No. A site-wide bounce rate is an average that hides a lot of detail. Focusing on the overall bounce rate would be a little like planning a trip to Russia based on the average temperature for the year. If you pack your suitcase based on an overall average of 15 degrees Celsius (59 Fahrenheit), then you will be in for a bit of a shock if you arrive in December! The same applies to bounce rate, you need to look at individual pages or sections of your website, instead of bounce rate for your whole website.

What is a good or bad bounce rate?

Once you understand how bounce rate is calculated, it becomes more clear how misleading it can sometimes be to compare different websites. Bounce rate depends (amongst other things) on your implementation, website architecture, industry, page type and traffic source. These things need to all be considered for a proper context. Typically a website where people complete actions on a single page, like a blog, will have a higher bounce rate on average, so you can expect anywhere from 70% to 90%. For a lead generation or ecommerce site, you want to aim for a lower bounce rate, typically below 50%.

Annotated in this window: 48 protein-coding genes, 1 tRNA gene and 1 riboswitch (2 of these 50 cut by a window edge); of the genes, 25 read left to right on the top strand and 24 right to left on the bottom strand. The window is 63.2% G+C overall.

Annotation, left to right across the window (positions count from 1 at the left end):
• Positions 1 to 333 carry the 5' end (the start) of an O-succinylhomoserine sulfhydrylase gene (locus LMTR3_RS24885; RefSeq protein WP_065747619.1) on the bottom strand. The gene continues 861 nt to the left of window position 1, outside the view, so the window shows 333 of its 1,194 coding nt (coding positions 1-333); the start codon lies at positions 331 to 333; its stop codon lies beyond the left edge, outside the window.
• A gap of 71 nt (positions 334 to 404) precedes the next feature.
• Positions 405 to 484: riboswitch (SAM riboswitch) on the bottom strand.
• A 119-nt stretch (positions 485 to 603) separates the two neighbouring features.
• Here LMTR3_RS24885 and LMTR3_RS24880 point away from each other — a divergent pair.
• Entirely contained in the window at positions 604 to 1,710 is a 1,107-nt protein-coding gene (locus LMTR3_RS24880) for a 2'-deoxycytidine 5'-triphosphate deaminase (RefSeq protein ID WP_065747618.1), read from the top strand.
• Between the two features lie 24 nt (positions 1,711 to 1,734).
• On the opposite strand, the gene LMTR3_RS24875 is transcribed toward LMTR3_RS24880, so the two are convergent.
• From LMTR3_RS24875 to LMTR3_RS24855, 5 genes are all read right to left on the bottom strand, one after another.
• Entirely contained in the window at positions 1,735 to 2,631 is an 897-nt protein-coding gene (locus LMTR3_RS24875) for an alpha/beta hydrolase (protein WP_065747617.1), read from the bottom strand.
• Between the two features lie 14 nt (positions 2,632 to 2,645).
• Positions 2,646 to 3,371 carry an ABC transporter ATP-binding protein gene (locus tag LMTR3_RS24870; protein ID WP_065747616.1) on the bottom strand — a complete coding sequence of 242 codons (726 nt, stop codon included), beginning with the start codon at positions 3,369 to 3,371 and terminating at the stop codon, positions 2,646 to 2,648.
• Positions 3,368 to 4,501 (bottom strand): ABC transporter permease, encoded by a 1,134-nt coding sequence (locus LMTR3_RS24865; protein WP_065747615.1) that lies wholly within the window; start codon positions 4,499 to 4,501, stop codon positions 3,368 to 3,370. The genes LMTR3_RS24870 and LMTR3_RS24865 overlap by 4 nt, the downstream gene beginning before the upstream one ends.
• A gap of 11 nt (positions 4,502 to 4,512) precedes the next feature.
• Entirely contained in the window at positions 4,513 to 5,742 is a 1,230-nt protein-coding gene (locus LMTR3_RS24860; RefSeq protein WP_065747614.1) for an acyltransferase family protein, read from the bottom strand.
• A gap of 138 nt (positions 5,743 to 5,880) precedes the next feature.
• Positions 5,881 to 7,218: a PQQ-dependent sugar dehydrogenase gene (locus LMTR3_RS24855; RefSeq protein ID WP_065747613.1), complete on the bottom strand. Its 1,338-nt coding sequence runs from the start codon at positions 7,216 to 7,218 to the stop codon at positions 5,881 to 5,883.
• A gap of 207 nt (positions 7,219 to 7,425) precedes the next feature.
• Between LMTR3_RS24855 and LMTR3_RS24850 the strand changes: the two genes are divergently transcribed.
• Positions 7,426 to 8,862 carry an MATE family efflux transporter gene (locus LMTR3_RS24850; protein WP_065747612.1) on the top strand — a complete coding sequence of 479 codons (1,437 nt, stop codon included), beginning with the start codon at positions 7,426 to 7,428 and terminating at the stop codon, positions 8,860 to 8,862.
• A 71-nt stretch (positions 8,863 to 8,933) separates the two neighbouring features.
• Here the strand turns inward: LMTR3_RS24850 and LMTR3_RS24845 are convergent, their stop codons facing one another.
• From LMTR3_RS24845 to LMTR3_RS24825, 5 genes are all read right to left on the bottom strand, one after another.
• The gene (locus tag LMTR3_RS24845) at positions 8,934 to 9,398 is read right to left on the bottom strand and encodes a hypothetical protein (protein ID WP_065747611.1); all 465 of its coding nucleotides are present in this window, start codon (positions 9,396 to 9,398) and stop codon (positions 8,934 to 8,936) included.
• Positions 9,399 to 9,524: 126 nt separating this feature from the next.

Does a high bounce rate mean that my website is not delivering what people expect?

High bounce rate can be a red flag, but it also heavily depends on the specific page. If it’s a single-serve page where people are getting all their information without the need to navigate, a successful visit will probably count as a bounce.

My bounce rate has increased. Should I panic?

The most important thing would be to find the reason for the increase. Is this increase attributed to an additional stream of traffic (for example starting to get more social media traffic)? As a business grows it will typically attract more people who are a bit further than the target demographic – more casual visitors who will drive the bounce rate up. By finding the page, traffic stream, device type or other dimension responsible for the bounce increase, you’ll be able to tell if this is a genuine worry or just natural business growth contributing to a change in averages.